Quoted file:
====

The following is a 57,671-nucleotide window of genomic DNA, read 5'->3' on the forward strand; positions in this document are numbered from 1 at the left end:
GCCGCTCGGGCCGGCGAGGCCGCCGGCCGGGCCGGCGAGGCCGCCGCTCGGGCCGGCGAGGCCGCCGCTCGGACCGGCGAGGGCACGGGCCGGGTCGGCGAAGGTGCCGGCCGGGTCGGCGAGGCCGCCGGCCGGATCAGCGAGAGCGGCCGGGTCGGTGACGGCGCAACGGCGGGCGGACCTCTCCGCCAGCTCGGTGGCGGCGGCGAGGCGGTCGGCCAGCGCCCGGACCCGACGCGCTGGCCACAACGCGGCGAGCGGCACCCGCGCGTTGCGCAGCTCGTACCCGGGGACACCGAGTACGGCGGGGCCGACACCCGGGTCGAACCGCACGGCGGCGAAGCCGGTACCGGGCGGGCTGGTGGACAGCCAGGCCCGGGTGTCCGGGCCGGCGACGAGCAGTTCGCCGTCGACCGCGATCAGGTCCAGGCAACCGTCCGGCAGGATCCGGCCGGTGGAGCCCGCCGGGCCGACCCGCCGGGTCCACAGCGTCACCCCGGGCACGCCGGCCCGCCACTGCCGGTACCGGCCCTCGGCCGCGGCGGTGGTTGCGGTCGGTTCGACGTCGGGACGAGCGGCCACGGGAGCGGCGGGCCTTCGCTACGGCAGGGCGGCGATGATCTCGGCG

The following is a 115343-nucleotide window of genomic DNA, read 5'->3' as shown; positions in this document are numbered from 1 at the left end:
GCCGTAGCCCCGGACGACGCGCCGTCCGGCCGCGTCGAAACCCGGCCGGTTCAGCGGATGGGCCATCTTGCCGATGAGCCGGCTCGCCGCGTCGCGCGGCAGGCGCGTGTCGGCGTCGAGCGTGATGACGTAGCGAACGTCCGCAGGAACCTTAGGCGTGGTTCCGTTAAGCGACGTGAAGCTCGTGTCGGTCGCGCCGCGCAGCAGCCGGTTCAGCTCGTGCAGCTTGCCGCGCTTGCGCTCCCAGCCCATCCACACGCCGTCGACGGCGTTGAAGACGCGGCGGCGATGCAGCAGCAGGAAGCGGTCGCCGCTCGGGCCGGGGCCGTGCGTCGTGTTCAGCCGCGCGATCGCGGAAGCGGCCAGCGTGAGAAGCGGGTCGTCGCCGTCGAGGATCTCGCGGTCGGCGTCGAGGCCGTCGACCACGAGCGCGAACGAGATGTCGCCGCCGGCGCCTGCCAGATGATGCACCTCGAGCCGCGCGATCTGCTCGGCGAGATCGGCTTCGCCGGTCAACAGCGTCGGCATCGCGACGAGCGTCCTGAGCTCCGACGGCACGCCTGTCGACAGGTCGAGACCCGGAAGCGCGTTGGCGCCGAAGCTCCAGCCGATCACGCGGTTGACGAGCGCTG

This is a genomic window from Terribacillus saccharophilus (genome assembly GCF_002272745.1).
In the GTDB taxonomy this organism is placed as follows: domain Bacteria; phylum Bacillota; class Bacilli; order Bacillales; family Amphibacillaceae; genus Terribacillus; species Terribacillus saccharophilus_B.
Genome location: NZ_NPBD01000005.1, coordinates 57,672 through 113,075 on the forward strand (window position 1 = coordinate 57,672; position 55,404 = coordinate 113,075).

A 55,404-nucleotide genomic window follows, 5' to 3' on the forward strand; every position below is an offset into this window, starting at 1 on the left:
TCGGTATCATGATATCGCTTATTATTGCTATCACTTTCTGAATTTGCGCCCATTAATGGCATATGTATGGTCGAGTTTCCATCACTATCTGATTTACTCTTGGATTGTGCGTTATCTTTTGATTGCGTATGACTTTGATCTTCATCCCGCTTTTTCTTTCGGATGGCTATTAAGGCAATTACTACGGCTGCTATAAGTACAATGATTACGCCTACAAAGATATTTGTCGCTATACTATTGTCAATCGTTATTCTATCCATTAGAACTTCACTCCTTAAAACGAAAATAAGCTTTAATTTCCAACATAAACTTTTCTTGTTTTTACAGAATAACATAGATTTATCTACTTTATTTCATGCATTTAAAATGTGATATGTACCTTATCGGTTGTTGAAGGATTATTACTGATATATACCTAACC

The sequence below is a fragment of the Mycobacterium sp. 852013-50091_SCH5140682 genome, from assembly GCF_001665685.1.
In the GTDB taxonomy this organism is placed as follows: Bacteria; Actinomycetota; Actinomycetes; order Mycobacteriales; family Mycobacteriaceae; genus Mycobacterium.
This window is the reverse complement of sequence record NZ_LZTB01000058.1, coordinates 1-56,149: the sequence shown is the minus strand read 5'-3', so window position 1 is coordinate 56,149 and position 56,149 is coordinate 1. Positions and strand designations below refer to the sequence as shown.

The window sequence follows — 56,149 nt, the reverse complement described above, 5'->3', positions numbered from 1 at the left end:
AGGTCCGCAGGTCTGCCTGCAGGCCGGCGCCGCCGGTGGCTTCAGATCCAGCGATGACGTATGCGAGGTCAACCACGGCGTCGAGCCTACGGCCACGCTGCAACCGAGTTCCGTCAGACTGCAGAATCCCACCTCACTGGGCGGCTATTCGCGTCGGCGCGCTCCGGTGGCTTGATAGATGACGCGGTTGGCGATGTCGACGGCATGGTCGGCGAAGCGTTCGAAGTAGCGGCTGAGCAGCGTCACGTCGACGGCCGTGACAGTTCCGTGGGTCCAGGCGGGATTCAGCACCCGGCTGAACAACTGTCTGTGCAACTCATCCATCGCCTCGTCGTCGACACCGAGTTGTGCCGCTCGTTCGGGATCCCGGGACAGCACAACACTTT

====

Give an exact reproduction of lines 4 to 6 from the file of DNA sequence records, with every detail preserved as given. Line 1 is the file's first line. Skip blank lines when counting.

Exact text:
GCCGTAGCCCCGGACGACGCGCCGTCCGGCCGCGTCGAAACCCGGCCGGTTCAGCGGATGGGCCATCTTGCCGATGAGCCGGCTCGCCGCGTCGCGCGGCAGGCGCGTGTCGGCGTCGAGCGTGATGACGTAGCGAACGTCCGCAGGAACCTTAGGCGTGGTTCCGTTAAGCGACGTGAAGCTCGTGTCGGTCGCGCCGCGCAGCAGCCGGTTCAGCTCGTGCAGCTTGCCGCGCTTGCGCTCCCAGCCCATCCACACGCCGTCGACGGCGTTGAAGACGCGGCGGCGATGCAGCAGCAGGAAGCGGTCGCCGCTCGGGCCGGGGCCGTGCGTCGTGTTCAGCCGCGCGATCGCGGAAGCGGCCAGCGTGAGAAGCGGGTCGTCGCCGTCGAGGATCTCGCGGTCGGCGTCGAGGCCGTCGACCACGAGCGCGAACGAGATGTCGCCGCCGGCGCCTGCCAGATGATGCACCTCGAGCCGCGCGATCTGCTCGGCGAGATCGGCTTCGCCGGTCAACAGCGTCGGCATCGCGACGAGCGTCCTGAGCTCCGACGGCACGCCTGTCGACAGGTCGAGACCCGGAAGCGCGTTGGCGCCGAAGCTCCAGCCGATCACGCGGTTGACGAGCGCTG

This is a genomic window from Terribacillus saccharophilus (genome assembly GCF_002272745.1).
In the GTDB taxonomy this organism is placed as follows: domain Bacteria; phylum Bacillota; class Bacilli; order Bacillales; family Amphibacillaceae; genus Terribacillus; species Terribacillus saccharophilus_B.